WASHINGTON, DC — According to the Journal, Twitter could go public as early as this year. With LinkedIn shares rising more than 150% since the company went public in 2011 and Facebook’s (NASDAQ: FB.US) shares now trading above their IPO price last year, it’s an excellent time for the company to go public. But will Twitter be an excellent investment? Probably not — or at least not until it proves itself.
So, at this point, there’s still very little investors know about Twitter’s financials — except that the company has less than $1 billion in annual revenue. But this…
WASHINGTON, DC — According to the Journal, Twitter could go public as early as this year. With LinkedIn shares rising more than 150% since the company went public in 2011 and Facebook‘s (NASDAQ: FB.US) shares now trading above their IPO price last year, it’s an excellent time for the company to go public. But will Twitter be an excellent investment? Probably not — or at least not until it proves itself.
So, at this point, there’s still very little investors know about Twitter’s financials — except that the company has less than $1 billion in annual revenue. But this fact is no surprise. According to estimates from eMarketer, Twitter will earn $582.8 million in global ad revenue this year.
When Twitter filed to go public, it took advantage of the new Jumpstart Our Business Startups Act, or JOBS Act. The Act allows a company to initially file IPO paperwork confidentially. One of the requirements is that the company must have less than $1 billion in annual revenue.
Beyond the current excitement for social networking stocks like Facebook and LinkedIn, Twitter’s recent growth should paint a nice backdrop for an IPO, too. If eMarketer’s estimates are correct, Twitter will have bragging rights to some impressive growth metrics. eMarketer estimates that Twitter’s 2013 revenue will more than double its 2012 revenue. Even more, eMarketer estimates that 53% of Twitter’s ad revenue “will come from mobile this year, up from virtually no ad revenue form mobile in 2011.”
Fortunately, we’ll eventually get more details. According to the Journal, the JOBS Act stipulates that companies must make their filing public 21 days before they start actively shopping the IPO to investors in order to price the deal.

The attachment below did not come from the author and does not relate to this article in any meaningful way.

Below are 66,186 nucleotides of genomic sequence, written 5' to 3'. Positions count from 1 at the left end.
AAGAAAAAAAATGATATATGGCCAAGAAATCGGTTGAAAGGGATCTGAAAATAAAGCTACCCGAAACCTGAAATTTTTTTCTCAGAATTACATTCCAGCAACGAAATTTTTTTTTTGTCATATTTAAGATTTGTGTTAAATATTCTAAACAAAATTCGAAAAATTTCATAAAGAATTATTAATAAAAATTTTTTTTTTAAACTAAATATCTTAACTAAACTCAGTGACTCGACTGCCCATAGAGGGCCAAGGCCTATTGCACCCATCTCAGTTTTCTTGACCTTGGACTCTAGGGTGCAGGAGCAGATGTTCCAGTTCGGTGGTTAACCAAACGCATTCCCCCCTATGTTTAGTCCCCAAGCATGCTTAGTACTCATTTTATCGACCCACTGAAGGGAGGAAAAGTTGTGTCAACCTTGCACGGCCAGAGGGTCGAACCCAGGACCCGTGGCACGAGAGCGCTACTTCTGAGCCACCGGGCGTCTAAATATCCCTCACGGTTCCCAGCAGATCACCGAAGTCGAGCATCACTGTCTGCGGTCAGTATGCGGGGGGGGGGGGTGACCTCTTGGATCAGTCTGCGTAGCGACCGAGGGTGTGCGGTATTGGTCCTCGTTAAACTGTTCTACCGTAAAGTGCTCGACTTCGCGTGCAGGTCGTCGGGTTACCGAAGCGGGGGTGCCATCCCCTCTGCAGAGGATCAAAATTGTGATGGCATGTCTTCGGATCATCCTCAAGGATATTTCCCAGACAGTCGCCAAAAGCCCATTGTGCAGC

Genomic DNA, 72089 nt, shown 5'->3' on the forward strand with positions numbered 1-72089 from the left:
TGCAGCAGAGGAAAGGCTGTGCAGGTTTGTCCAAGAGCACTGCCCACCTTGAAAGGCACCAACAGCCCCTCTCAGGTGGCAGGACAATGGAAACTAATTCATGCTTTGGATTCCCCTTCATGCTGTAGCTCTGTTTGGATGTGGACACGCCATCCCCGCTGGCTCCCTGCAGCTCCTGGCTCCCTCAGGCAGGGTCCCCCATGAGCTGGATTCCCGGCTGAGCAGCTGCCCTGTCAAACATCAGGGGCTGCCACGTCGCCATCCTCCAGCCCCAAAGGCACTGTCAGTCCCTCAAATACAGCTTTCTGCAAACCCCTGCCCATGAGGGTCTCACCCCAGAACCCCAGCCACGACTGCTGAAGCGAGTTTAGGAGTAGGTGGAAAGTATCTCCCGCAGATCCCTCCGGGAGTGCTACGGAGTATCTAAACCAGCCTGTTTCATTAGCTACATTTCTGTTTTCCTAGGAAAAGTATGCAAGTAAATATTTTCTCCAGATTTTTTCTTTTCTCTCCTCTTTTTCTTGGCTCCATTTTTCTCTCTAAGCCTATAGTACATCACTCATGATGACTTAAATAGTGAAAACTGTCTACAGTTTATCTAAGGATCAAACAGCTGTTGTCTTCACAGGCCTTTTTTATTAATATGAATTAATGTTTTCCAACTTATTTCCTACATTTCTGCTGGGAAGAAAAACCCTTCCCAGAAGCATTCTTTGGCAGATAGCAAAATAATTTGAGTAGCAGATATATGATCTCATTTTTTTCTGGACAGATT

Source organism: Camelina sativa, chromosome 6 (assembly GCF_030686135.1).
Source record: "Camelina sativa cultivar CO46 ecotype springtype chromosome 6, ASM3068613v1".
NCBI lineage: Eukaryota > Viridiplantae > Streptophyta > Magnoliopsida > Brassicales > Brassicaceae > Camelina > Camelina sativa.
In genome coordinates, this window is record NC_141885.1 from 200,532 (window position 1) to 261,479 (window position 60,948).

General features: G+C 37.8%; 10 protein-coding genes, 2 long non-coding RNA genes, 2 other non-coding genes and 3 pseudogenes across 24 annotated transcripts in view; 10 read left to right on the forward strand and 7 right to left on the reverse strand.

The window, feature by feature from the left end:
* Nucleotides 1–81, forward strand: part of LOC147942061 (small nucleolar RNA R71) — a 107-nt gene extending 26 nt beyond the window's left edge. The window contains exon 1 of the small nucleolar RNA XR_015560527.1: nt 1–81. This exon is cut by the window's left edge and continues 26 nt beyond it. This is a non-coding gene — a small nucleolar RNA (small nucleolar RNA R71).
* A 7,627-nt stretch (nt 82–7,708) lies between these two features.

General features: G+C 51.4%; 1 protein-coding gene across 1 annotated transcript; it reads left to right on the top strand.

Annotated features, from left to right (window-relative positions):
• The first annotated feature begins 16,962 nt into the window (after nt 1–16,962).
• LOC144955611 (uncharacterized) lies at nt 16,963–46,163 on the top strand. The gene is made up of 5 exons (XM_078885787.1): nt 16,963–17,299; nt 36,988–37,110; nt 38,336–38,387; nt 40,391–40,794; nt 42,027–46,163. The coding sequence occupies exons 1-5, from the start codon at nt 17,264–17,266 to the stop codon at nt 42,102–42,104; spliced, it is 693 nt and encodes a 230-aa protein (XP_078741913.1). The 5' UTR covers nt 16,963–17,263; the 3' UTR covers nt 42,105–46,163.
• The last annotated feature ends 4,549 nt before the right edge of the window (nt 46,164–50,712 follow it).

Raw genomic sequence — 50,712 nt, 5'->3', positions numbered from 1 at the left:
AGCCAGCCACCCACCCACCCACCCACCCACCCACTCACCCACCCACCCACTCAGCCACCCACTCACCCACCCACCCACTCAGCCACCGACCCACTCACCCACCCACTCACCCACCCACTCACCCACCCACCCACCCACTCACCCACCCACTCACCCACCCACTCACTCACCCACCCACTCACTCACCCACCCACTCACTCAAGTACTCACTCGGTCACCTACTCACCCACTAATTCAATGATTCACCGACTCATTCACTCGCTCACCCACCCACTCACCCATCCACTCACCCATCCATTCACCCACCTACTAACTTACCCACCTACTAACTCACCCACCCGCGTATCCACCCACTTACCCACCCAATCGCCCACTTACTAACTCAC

The problem with young companies is that they’ve had little time to prove their enduring characteristics — especially young companies right after their IPO. Of course, this doesn’t mean that investors should rule out every IPO; after some due diligence, investors may discover that even a young, recently IPO’d company may possess enduring characteristics that make the stock worth considering.
But, already, there are definite uncertainties looming over the stock. Here are three big ones:
Twitter only has 200 million monthly active users
According to the company’s last progress update on its size, the company reported 200 million monthly active users (MAUs). I say only because that’s just 50 million more than one of its competitors: Facebook’s Instagram. Sure, Instagram is a photo-sharing app. But the lines between Instagram and Twitter are beginning to blur. And to make competition even tougher, Instagram just told the Journal that it plans to begin selling ads on its platform within the year.
Even more, 200 million MAUs is paltry number compared to Facebook’s 1.15 billion MAUs. And what about Twitter’s daily active users, or DAUs? Facebook boasts a whopping 699 million DAUs. Sure, Twitter benefits from a network effect. But Facebook’s 699 million DAUs is definitely a threat to the microblogging site.
Facebook is adding Twitter-like features
Media and press tools for surfacing conversations, hashtags, and “trending” notifications — Facebook is actively implementing new features to become more like Twitter. Questions loom: How far will Facebook go in its effort to implement Twitter-like features? Could Facebook undermine Twitter’s network effect?
A lofty valuation
Based on a private equity sale of Twitter stock to BlackRock earlier this year, Twitter was valued at $9 billion, according to the Journal. If Twitter does post revenue this year in line with eMarketer’s estimates, that would put a price-to-sales ratio of 15.4 on Twitter. In this rosy market, however, Twitter may likely IPO at a much larger valuation than $9 billion. If it does IPO at premium to its $9 billion valuation, it’s going to be one very expensive stock. Already, Twitter’s private equity valuation prices the stock (based on eMarkter’s revenue estimates) at 15.5 — close to Facebook’s current valuation of 18.4 times sales.
Twitter must prove itself
It’s far too early to guess what valuation Twitter will IPO at, but a simple look at some of the challenges Twitter faces makes a poor case for the company’s durability. Even more, in order for the company’s likely lofty valuation to make sense, it must possess enduring characteristics that can support years of impressive growth.
Maybe the company will make a great investment at some point in the future. Or maybe the S-1 filings will have some surprising and convincing data that make the stock a buy right off the bat. But for now, Twitter must prove itself.
I love Twitter. But I doubt I’ll love the IPO.
What about you? Are you looking forward to Twitter’s IPO? Do you think it will make a great investment?
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> Daniel does not own shares in any of the companies mentioned.